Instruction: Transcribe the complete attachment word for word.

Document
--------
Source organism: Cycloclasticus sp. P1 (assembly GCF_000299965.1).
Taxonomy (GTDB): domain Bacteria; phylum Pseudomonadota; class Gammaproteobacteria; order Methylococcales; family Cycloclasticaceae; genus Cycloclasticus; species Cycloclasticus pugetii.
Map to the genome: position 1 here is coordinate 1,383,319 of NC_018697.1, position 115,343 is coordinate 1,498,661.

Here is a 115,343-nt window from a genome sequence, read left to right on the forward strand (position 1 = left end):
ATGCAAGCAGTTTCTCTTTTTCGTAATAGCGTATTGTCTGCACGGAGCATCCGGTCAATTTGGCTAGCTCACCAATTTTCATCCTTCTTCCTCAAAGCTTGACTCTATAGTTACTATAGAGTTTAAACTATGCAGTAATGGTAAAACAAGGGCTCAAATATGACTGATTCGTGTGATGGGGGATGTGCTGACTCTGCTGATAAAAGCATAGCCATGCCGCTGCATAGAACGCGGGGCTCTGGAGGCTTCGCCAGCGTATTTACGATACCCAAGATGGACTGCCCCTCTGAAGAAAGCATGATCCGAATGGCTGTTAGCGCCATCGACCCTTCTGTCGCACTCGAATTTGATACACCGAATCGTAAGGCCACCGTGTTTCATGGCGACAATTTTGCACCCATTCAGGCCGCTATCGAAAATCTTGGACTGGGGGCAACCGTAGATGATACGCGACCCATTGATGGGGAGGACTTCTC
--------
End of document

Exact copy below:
Source organism: Cycloclasticus sp. P1 (assembly GCF_000299965.1).
Taxonomy (GTDB): domain Bacteria; phylum Pseudomonadota; class Gammaproteobacteria; order Methylococcales; family Cycloclasticaceae; genus Cycloclasticus; species Cycloclasticus pugetii.
Map to the genome: position 1 here is coordinate 1,383,319 of NC_018697.1, position 115,343 is coordinate 1,498,661.

Here is a 115,343-nt window from a genome sequence, read left to right on the forward strand (position 1 = left end):
ATGCAAGCAGTTTCTCTTTTTCGTAATAGCGTATTGTCTGCACGGAGCATCCGGTCAATTTGGCTAGCTCACCAATTTTCATCCTTCTTCCTCAAAGCTTGACTCTATAGTTACTATAGAGTTTAAACTATGCAGTAATGGTAAAACAAGGGCTCAAATATGACTGATTCGTGTGATGGGGGATGTGCTGACTCTGCTGATAAAAGCATAGCCATGCCGCTGCATAGAACGCGGGGCTCTGGAGGCTTCGCCAGCGTATTTACGATACCCAAGATGGACTGCCCCTCTGAAGAAAGCATGATCCGAATGGCTGTTAGCGCCATCGACCCTTCTGTCGCACTCGAATTTGATACACCGAATCGTAAGGCCACCGTGTTTCATGGCGACAATTTTGCACCCATTCAGGCCGCTATCGAAAATCTTGGACTGGGGGCAACCGTAGATGATACGCGACCCATTGATGGGGAGGACTTCTC